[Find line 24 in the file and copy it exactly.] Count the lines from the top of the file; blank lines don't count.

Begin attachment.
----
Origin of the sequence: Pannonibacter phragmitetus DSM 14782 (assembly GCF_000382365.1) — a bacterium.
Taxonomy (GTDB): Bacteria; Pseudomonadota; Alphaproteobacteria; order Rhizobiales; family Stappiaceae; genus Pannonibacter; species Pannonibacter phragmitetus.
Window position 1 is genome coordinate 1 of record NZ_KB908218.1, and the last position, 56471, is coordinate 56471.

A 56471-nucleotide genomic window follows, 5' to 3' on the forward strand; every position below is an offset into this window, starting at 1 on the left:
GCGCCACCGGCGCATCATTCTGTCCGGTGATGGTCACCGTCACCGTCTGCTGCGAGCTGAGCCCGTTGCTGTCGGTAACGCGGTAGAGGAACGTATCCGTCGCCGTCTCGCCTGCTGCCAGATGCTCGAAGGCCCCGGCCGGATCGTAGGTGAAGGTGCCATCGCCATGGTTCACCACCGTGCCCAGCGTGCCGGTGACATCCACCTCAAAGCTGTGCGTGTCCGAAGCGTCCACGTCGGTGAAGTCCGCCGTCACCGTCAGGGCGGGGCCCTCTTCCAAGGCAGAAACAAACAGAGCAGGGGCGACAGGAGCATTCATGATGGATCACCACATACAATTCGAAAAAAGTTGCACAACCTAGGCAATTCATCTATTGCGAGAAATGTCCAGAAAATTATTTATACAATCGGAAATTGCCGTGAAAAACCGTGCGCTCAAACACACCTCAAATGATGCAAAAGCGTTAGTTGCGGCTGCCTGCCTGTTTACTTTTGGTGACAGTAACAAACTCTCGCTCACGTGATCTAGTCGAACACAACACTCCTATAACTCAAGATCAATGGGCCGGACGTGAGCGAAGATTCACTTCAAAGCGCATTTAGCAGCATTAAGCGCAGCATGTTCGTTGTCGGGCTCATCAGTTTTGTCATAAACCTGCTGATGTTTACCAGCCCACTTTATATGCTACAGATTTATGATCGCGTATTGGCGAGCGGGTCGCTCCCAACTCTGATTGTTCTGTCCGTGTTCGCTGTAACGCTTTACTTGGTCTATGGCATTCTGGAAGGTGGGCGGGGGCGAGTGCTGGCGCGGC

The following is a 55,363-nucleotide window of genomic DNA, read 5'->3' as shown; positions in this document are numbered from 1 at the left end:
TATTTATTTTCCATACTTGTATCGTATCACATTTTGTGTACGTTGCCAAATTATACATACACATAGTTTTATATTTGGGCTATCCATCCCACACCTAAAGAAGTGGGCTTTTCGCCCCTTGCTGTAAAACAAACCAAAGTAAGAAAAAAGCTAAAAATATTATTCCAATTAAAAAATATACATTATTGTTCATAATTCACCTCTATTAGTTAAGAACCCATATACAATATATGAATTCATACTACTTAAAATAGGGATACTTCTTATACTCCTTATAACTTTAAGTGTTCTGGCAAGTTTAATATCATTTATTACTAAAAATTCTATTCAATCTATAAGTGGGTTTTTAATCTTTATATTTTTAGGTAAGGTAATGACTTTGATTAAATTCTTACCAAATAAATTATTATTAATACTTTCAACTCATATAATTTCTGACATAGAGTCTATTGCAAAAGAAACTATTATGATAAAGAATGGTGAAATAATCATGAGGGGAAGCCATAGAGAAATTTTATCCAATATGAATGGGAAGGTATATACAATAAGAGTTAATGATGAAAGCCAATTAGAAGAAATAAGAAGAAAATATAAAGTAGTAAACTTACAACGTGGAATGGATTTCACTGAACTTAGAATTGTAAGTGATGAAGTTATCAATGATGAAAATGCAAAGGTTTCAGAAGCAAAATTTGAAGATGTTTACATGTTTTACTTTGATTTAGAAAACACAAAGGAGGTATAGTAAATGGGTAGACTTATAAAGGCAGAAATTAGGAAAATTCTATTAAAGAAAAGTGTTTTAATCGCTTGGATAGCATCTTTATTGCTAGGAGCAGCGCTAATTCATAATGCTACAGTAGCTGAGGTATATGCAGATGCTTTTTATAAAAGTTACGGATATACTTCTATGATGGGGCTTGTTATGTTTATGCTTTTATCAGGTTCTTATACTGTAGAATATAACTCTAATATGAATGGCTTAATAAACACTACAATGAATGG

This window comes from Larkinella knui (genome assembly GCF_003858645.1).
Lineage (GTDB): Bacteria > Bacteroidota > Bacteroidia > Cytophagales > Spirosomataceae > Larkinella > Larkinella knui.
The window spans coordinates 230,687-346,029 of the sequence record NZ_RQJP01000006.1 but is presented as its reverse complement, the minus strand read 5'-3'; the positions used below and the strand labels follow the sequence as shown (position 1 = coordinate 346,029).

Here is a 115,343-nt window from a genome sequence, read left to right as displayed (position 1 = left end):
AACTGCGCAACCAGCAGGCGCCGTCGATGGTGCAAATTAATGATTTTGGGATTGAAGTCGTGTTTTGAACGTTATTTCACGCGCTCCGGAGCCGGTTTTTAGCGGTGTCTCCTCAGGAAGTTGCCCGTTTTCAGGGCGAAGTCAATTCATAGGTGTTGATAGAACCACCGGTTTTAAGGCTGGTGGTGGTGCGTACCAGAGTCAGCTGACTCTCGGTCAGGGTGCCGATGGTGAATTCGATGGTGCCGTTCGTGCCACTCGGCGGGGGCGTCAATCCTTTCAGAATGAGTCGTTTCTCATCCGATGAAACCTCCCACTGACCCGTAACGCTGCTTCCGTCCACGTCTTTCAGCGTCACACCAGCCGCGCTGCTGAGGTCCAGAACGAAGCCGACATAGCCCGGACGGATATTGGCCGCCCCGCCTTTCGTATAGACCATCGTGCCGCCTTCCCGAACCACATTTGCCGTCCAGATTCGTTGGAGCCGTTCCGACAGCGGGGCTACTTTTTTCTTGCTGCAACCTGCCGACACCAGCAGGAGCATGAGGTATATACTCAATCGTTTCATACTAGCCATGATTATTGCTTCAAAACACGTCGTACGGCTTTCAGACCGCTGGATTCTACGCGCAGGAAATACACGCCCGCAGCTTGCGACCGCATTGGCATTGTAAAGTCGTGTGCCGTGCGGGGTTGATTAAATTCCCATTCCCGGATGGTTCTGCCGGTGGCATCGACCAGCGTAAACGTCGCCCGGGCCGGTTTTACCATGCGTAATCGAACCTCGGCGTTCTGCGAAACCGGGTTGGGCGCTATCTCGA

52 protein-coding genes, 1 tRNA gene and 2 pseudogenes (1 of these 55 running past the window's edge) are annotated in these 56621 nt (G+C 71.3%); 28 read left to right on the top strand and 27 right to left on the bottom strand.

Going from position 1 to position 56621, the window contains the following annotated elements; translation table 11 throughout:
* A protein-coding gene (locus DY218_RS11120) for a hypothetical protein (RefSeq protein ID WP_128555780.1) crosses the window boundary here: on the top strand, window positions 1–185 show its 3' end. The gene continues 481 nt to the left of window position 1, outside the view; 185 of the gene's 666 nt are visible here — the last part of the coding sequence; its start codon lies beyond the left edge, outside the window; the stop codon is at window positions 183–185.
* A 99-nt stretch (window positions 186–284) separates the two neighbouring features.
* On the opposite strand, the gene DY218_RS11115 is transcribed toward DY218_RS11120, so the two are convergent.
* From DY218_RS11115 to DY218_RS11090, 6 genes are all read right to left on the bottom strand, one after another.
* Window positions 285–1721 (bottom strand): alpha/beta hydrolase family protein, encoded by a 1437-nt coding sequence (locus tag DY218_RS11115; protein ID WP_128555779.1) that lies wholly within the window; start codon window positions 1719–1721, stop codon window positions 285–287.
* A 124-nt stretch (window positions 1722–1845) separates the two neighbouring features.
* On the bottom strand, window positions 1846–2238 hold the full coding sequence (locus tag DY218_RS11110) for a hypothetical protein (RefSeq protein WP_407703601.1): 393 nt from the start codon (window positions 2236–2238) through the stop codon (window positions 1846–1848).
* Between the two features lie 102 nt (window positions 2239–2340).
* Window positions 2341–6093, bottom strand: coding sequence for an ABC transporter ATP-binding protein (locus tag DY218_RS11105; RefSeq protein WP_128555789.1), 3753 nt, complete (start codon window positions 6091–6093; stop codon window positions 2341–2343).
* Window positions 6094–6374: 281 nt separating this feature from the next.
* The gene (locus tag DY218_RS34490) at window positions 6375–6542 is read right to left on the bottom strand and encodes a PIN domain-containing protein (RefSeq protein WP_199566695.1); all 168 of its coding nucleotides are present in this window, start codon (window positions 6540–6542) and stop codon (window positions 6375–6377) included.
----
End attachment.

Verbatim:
* Window positions 6094–6374: 281 nt separating this feature from the next.